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An integration test framework for practically anything.

Smoke output

Smoke is designed to test anything that can be wrapped with a command-line interface. In practice, this amounts to almost any application or large piece of code. Whatever you're working on, no matter how big or complicated, you can usually wrap a CLI around it with minimum effort.

Smoke works especially well for testing large applications, especially after the fact. It allows you to create regression tests, golden master tests, and other things that make refactoring a legacy application much easier.

It's not a replacement for other, smaller tests. We recommend writing unit tests (perhaps even first), especially for new code.

Smoke is distributed under the MIT license.


You can download the latest release from the Releases page.

  • The latest Windows release was built on Windows Server 2022.
  • The latest macOS release was built on macOS 11 (Big Sur), on x86_64 hardware.
    • If you need native arm64 support, you will need to build it yourself.
  • The latest Linux release was built on Ubuntu 20.04, on x86_64 hardware.
    • The binary depends on the dynamic libraries glibc and gmp.
    • If you're running on a non-glibc-based OS such as Alpine Linux, you will either need to build it yourself or install both gcompat and gmp.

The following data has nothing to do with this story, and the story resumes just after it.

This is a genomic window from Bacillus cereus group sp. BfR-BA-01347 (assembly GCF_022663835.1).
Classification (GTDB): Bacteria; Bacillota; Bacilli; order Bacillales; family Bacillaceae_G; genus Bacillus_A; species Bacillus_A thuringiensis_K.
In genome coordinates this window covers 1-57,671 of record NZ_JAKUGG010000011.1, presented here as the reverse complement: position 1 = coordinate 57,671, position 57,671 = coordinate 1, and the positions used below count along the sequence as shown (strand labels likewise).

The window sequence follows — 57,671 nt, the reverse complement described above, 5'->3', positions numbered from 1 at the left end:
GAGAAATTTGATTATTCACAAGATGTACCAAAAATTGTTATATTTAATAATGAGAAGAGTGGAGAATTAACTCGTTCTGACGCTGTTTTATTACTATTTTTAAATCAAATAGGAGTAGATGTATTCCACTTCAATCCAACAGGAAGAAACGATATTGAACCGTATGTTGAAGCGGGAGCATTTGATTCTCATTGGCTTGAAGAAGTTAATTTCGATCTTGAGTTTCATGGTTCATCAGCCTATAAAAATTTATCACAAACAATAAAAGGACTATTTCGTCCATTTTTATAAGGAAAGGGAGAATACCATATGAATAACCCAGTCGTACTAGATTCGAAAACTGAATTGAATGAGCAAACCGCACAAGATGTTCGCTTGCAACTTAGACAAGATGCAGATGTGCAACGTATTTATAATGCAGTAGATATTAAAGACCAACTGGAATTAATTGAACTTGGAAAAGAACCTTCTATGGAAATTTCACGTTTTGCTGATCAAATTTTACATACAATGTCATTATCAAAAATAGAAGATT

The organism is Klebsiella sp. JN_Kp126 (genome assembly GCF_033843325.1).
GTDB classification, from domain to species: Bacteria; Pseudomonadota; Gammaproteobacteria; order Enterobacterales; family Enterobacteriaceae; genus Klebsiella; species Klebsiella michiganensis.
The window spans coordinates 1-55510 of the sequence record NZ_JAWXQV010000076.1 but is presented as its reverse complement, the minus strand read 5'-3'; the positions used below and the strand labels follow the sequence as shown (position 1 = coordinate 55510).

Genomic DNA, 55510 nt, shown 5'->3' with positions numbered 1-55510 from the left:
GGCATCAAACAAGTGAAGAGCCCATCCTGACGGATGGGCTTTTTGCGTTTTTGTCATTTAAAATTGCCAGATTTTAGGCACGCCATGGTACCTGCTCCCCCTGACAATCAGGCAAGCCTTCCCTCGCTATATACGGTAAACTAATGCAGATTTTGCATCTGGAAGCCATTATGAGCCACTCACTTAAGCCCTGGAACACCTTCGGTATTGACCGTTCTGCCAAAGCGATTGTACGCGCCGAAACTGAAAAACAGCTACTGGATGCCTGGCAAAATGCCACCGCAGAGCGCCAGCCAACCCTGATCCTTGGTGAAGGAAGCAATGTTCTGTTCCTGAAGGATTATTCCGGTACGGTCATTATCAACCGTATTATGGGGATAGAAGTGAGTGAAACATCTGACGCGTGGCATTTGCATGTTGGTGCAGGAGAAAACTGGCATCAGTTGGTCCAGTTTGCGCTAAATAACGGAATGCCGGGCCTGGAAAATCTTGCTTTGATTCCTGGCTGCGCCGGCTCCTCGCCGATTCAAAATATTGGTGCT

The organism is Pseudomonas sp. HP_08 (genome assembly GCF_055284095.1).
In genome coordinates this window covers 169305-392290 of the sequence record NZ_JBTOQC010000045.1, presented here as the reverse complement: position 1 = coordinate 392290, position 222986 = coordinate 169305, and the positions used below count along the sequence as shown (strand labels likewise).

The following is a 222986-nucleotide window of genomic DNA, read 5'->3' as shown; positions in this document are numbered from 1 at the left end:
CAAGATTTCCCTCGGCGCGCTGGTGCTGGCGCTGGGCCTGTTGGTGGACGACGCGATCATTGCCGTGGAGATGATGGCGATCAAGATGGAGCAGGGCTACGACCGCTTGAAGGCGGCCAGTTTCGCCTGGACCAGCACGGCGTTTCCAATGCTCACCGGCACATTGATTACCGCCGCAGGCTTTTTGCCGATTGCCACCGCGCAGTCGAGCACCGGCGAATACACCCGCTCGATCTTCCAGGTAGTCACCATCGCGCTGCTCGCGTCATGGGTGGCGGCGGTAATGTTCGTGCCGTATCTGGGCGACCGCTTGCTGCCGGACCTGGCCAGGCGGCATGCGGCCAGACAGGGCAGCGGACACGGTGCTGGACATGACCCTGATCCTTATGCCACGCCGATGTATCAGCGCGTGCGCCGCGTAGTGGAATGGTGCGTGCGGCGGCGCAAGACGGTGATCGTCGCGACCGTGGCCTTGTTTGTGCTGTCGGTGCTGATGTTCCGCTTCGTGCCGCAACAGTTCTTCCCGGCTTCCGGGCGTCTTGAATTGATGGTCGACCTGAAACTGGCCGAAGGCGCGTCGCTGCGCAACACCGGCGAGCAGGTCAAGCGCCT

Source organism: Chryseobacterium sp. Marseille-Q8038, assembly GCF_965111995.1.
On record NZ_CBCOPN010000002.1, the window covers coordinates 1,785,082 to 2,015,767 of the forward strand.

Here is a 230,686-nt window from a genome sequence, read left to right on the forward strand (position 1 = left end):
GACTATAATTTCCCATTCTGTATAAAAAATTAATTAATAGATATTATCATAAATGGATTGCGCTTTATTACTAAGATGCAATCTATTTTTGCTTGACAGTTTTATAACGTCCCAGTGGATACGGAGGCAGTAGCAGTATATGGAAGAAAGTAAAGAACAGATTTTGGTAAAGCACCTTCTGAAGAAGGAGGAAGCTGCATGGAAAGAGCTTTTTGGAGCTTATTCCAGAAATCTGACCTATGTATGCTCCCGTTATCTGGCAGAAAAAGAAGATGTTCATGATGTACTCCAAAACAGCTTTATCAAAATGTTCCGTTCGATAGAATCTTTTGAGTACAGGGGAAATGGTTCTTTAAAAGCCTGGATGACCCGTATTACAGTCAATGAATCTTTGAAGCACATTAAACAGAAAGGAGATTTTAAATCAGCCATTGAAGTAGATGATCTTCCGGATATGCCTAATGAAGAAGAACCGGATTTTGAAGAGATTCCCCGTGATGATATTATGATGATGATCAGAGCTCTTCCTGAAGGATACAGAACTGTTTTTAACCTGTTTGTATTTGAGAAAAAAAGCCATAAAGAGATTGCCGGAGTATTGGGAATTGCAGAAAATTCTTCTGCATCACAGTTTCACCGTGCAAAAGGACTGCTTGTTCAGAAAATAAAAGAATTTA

• If you need native arm64 support, you will need to build it yourself.


You can also build it yourself, using either Nix or Stack.

With Nix:

  1. Install Nix.
  2. Run nix-build -o ./out/build.
  3. Find Smoke at ./out/build/bin/smoke.

With Stack:

  1. Install Stack.
  2. Run stack install --local-bin-path=./out/build.
  3. Find Smoke at ./out/build/smoke.

Writing Test Cases

A test case consists of input and expected output. It's made with a YAML file.

First off, you need to specify the command itself. The command is the program to be run (and any common arguments). It is executed from the current working directory. The command can be overriden for each individual test case too.

Input can come in two forms: standard input and command-line arguments.

  • Command-line arguments are appended to the command to run it.
  • Standard input is piped into the program on execution.

Outputs that can be observed by Smoke consist of standard output, standard error and the exit status of the program. These are captured by running the program, then compared to the expected values specified. Any difference results in a test failure.

  • Expected standard output is compared with the actual standard output. Alternatively, multiple possible expected outputs can be specified. If there are multiple outputs, a match with any of them will be considered a success.
  • Expected standard error works in exactly the same way as expected standard output.
  • The expected exit status is a single number between 0 and 255.

At least one of standard output and standard error must be specified, though it can be empty. If no exit status is specified, it will be assumed to be 0.

Simple test cases

For a simple example, let's try testing a command-line calculator program.